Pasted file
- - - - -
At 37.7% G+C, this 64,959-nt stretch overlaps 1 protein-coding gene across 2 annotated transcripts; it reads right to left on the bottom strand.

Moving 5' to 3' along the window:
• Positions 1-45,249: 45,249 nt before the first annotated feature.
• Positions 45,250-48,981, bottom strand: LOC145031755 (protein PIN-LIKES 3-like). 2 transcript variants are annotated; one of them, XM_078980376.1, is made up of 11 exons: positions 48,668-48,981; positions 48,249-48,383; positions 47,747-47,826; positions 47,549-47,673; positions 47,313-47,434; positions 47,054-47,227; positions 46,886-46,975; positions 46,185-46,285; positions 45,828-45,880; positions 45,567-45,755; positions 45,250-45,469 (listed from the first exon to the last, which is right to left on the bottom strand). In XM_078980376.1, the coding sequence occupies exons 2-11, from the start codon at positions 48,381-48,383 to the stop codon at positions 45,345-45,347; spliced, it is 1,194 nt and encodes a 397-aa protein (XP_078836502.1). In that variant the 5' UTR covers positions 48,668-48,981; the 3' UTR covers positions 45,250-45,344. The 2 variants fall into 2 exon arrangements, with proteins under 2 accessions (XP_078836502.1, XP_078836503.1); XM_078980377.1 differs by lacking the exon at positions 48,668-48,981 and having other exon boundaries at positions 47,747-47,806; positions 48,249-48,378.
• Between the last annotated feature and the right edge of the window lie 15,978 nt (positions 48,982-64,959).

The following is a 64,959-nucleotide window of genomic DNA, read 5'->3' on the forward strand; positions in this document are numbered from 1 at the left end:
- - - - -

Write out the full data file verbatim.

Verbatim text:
At 37.7% G+C, this 64,959-nt stretch overlaps 1 protein-coding gene across 2 annotated transcripts; it reads right to left on the bottom strand.

Moving 5' to 3' along the window:
• Positions 1-45,249: 45,249 nt before the first annotated feature.
• Positions 45,250-48,981, bottom strand: LOC145031755 (protein PIN-LIKES 3-like). 2 transcript variants are annotated; one of them, XM_078980376.1, is made up of 11 exons: positions 48,668-48,981; positions 48,249-48,383; positions 47,747-47,826; positions 47,549-47,673; positions 47,313-47,434; positions 47,054-47,227; positions 46,886-46,975; positions 46,185-46,285; positions 45,828-45,880; positions 45,567-45,755; positions 45,250-45,469 (listed from the first exon to the last, which is right to left on the bottom strand). In XM_078980376.1, the coding sequence occupies exons 2-11, from the start codon at positions 48,381-48,383 to the stop codon at positions 45,345-45,347; spliced, it is 1,194 nt and encodes a 397-aa protein (XP_078836502.1). In that variant the 5' UTR covers positions 48,668-48,981; the 3' UTR covers positions 45,250-45,344. The 2 variants fall into 2 exon arrangements, with proteins under 2 accessions (XP_078836502.1, XP_078836503.1); XM_078980377.1 differs by lacking the exon at positions 48,668-48,981 and having other exon boundaries at positions 47,747-47,806; positions 48,249-48,378.
• Between the last annotated feature and the right edge of the window lie 15,978 nt (positions 48,982-64,959).

The following is a 64,959-nucleotide window of genomic DNA, read 5'->3' on the forward strand; positions in this document are numbered from 1 at the left end: